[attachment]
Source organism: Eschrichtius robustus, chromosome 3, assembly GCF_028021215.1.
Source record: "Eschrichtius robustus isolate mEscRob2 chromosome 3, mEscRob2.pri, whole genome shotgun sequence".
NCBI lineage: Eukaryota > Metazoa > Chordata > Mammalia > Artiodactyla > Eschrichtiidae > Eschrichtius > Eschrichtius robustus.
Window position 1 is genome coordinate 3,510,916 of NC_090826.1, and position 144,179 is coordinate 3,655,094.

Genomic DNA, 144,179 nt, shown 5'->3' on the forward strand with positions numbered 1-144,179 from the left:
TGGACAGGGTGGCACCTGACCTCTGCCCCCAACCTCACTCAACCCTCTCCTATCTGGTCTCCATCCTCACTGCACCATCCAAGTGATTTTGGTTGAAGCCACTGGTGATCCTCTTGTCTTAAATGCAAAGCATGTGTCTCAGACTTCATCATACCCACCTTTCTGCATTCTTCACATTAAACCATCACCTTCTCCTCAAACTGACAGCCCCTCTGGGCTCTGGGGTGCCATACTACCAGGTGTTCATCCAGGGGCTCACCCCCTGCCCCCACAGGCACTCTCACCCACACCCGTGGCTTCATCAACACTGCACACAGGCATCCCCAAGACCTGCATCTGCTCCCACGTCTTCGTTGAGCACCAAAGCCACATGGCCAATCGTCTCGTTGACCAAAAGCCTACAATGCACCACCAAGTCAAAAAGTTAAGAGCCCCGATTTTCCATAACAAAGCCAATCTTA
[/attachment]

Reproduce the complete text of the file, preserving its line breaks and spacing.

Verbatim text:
Source organism: Eschrichtius robustus, chromosome 3, assembly GCF_028021215.1.
Source record: "Eschrichtius robustus isolate mEscRob2 chromosome 3, mEscRob2.pri, whole genome shotgun sequence".
NCBI lineage: Eukaryota > Metazoa > Chordata > Mammalia > Artiodactyla > Eschrichtiidae > Eschrichtius > Eschrichtius robustus.
Window position 1 is genome coordinate 3,510,916 of NC_090826.1, and position 144,179 is coordinate 3,655,094.

Genomic DNA, 144,179 nt, shown 5'->3' on the forward strand with positions numbered 1-144,179 from the left:
TGGACAGGGTGGCACCTGACCTCTGCCCCCAACCTCACTCAACCCTCTCCTATCTGGTCTCCATCCTCACTGCACCATCCAAGTGATTTTGGTTGAAGCCACTGGTGATCCTCTTGTCTTAAATGCAAAGCATGTGTCTCAGACTTCATCATACCCACCTTTCTGCATTCTTCACATTAAACCATCACCTTCTCCTCAAACTGACAGCCCCTCTGGGCTCTGGGGTGCCATACTACCAGGTGTTCATCCAGGGGCTCACCCCCTGCCCCCACAGGCACTCTCACCCACACCCGTGGCTTCATCAACACTGCACACAGGCATCCCCAAGACCTGCATCTGCTCCCACGTCTTCGTTGAGCACCAAAGCCACATGGCCAATCGTCTCGTTGACCAAAAGCCTACAATGCACCACCAAGTCAAAAAGTTAAGAGCCCCGATTTTCCATAACAAAGCCAATCTTA